No Respect for Audiophiles?

Home | Audio Magazine | Stereo Review magazine | Good Sound | Troubleshooting

Maybe we really do get what we deserve: to be dissed wherever and whenever. It’s as if the hi-fi community, any and all of us— enthusiast, manufacturer, retailer—revels in being regarded as, well, weird. In case you thought that “geek” and “nerd” were terms restricted to describing computer addicts and owners of Sta-Prest slacks, the world outside of our little en counter group thinks that we’re actually less admirable/cool than even the most pizza-breathed Net-surfer you could imagine. And we ask for it.

My colleague Steve Harris nailed it on the head with the delicious truism, “The trouble with ‘popular science’ is that the more popular, the less scientific.” Okay, so you’d expect newspapers, mainstream magazines, and television programs to have a real problem conveying the intricacies of new technologies; they’re forced to avoid technical details. So we face dilemmas. How do you explain to a computer / hi-fi-illiterate audience what advantages DVD offers over existing formats, when that audience is still wrapping its minds around the concept of 8-track tapes? How do you communicate to a herd of knuckle-dragging, RV-driving, beer-swilling Al Bundys (or their opposites—a bunch of BMW-driving, Chardonnay-sipping, post ‘80s yuppies) why flat speakers are revolutionary or why a handcrafted Class-A power amplifier sounds better than a boombox?

I’m beginning to think that you don’t explain. Or can’t. Perhaps it’s time we give up proselytizing. Maybe we should suspend any missionary tendencies to convert the Great $99- Speaker-Owning Unwashed into music lovers who would appreciate more refined sound. Why? Because the only magazines that treat the subject with a modicum of intelligence and respect—i.e., hi-fi magazines—preach to the converted, and non-enthusiasts will never pick up such publications. Therefore, the only dependable sources will never reach these lost souls. Which leaves the mainstream press. And it is convinced that we’re nerds, geeks, and social misfits with personality bypasses and the sexual histories of monks—well, some monks. And that hi-fi is the biggest snooze going. Think about it: If a mainstream publication or TV show feels compelled to run a feature on a specialized subject—be it Italian supercars, gambling, French wines, upscale kitchen appliances, cigars, digital cameras, hunting equipment, or anything else even remotely topical or interesting—then it will try to present that subject in a digestible, comprehensible manner. The exceptions would be intrinsically odd topics, such as crop circles, UFO spotting, or the Pinky Lee Fan Club. For the most part, though, it’s a safe bet that responsible media would not, for example, portray skiers as a bunch of sick obsessives or suggest that cigar lovers need to employ the services of computer-dating agencies. Said media will hire writers or re porters au fait with the subjects. Why? Because the editors assume that what those authors have to say will interest their readers. And they will want to use experts who have no antipathy toward the topic if they’re to convey its worth to neophytes. In other words, neither Reader’s Digest, nor Playboy, nor Time would hire a bag lady to write about the latest fashions on the Parisian runways or a nonagenarian Nazi domiciled in Bolivia to write about Israeli cuisine.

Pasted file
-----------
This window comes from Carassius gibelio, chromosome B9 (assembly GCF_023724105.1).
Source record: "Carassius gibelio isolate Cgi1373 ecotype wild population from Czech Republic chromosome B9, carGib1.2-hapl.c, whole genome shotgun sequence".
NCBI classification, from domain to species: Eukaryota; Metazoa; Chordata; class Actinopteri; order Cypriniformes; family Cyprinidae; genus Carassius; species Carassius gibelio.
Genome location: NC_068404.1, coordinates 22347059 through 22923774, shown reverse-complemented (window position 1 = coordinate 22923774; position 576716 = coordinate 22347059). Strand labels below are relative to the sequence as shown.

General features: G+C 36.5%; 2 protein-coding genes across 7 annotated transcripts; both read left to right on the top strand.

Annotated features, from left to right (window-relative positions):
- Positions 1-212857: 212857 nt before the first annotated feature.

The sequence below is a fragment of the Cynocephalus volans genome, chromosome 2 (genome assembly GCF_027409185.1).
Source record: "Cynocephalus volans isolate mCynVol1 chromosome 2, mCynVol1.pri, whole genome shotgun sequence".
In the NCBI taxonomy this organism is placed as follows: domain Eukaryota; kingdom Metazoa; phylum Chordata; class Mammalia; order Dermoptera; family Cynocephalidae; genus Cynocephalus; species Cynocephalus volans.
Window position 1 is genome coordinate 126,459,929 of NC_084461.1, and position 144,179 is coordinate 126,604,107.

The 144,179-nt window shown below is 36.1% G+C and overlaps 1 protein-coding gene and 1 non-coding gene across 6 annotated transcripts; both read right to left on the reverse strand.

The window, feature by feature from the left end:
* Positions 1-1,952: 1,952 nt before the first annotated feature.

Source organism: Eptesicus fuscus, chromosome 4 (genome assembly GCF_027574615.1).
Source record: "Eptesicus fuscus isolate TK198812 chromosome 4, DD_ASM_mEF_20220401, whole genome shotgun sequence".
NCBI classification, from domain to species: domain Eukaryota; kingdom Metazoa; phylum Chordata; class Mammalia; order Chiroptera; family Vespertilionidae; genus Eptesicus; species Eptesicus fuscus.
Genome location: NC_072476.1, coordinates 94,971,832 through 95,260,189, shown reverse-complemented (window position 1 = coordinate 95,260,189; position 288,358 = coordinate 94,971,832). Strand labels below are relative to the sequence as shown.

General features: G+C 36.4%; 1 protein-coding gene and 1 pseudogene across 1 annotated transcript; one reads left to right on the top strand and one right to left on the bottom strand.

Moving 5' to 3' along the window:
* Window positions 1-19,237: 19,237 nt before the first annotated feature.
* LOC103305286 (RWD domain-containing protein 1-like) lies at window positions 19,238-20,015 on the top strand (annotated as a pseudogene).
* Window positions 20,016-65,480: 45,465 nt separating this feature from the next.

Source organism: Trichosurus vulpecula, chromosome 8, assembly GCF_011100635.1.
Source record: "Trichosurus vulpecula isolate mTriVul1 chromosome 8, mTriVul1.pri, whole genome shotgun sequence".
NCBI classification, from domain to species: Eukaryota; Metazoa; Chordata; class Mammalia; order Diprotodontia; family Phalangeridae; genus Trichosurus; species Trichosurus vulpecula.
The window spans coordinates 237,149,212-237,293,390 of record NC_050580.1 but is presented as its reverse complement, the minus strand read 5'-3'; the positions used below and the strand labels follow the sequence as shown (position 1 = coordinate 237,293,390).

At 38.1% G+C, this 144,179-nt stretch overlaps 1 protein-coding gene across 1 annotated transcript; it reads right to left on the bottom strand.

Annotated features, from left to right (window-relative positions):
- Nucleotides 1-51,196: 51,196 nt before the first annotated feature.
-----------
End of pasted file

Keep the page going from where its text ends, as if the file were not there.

So why would a music magazine, read by millions of potential hi-fi connoisseurs, run an article about cutting-edge hi-fi that plays it for laughs? Yes, a music magazine with exactly the sort of audience that deserves to learn about a better method of enjoying its raison d’être. And yet Rolling Stone hired a computer journalist (‘nuff said) to report on the current state of the art and the people circulating in the loftiest audiophile strata.

Now, I’ve never met Rogier van Bakel, who’s probably a nice guy who likes dogs and children, but I have tried to read Wired, a magazine for which he is a contributing editor. His article on audio in the November 28, 1996, issue of Rolling Stone is subtitled “Strange But True Tales of Stereo Obsessives,” which tells you immediately that this article was intended to generate chuckles. (The biggest surprise is that the byline wasn’t Hunter S. Thompson or P. J. O’Rourke.) Its headline? “Geek Love.” But, as I said, I have sampled Wired. In which case, we are the “kettle” and van Bakel is the “pot.”